Tales from America's past
A roundup review of four new fictional takes on the 18th and 19th centuries, from the French and Indian War to the trial of Henry Ward Beecher in 1872.
The French and Indian War, which swept through the colonies in the mid-18th century, usually gets only a couple pages in high school textbooks. But in Eliot Pattison's new book, "The Bone Rattler," that partially-forgotten conflict is used as a backdrop for a murder mystery of epic proportions.Skip to next paragraph
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Harriet and Isabella, by Patricia O'Brien (Touchstone)
It would be a juicy scandal today: the most prominent preacher in America accused of adultery with a parishioner. In 1872, the trial of Henry Ward Beecher was a sensation, eaten up with glee by everyone except the traumatized principals. Those included the Beecher siblings, including writer Harriet Beecher Stowe. She and all but one of the Beechers circled the wagons, citing loyalty above all. That outlier, the suffragist Isabella Beecher Hooker, pleaded with Henry to confess and beg forgiveness, and the rest of the family cut her off for her betrayal. In 1887, Henry lies dying and Harriet and Isabella haven't spoken in 15 years. Stowe is the only one generally remembered today, but the Beechers were a family of preachers, abolitionists, writers, and activists, and O'Brien does a fantastic job of showing just how remarkable they were. Henry never quite comes to life the way his sisters do, and occasionally the "do you remembers" seem forced. But overall, the novel is a deeply intelligent and emotionally generous look at a trial that riveted a nation and upended a family. Grade: A-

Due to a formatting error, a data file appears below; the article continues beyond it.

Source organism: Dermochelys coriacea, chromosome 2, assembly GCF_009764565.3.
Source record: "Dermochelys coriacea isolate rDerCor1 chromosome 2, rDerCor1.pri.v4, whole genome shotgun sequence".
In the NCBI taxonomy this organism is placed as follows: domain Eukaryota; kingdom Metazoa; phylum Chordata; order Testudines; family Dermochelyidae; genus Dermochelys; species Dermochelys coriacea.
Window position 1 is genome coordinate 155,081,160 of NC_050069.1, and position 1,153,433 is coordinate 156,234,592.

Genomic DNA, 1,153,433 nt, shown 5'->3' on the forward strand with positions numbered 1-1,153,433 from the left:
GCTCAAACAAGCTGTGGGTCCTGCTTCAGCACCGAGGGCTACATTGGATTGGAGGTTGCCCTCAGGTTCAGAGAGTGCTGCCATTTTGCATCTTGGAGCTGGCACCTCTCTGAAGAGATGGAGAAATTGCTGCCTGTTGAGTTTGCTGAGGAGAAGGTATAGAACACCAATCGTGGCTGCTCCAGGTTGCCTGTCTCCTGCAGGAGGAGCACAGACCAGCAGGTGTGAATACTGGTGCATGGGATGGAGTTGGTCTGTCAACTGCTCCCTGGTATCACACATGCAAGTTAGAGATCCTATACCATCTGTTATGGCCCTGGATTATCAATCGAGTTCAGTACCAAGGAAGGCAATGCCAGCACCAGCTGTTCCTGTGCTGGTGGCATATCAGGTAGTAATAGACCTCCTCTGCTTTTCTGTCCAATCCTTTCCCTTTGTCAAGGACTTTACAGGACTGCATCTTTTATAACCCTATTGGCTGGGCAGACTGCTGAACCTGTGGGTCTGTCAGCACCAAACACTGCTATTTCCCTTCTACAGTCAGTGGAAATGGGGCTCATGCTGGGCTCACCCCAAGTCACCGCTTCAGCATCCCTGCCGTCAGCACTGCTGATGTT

"Johnny One-Eye" and "Johnny Tremain" don't have much in common beyond the Revolutionary War. The hero of the former is a brothel-raised double agent who lost an eye fighting under Benedict Arnold. And valiant little Tremain would run for his life if faced with the precarious, redolent swamp that is wartime New York. To call John Stocking a spy is to give him too much credit. The spying is actually done by the prostitutes Johnny lives with, such as Madame Gertrude, an old flame of George Washington, and Clara, an "octoroon" whom Johnny worships. Johnny primarily exists to meet the players in the Revolutionary War, from "the farmer in chief" to a British general's mistress, all of whom instantly want to make a pet of him. (This is helpful because our lad gets into more trouble than Penelope of "Perils" fame – from being tarred-and-feathered to languishing on a truly vile prison hulk.) Charyn, a well-regarded author of more than 30 novels, is clearly smitten with 18th century New York. I should note that picaresques are not my favorite fictional form, and Charyn's fans will be delighted with the novel's abundantly clever set-pieces. But the plot, which tries to wrap its long arms around 1775 to 1783, gets downright confusing. The burning of New York, Valley Forge, and Yorktown whip by in a handful of pages, and Johnny's loyalties change so capriciously it's hard to remember who he's working for at any given moment. Grade: B-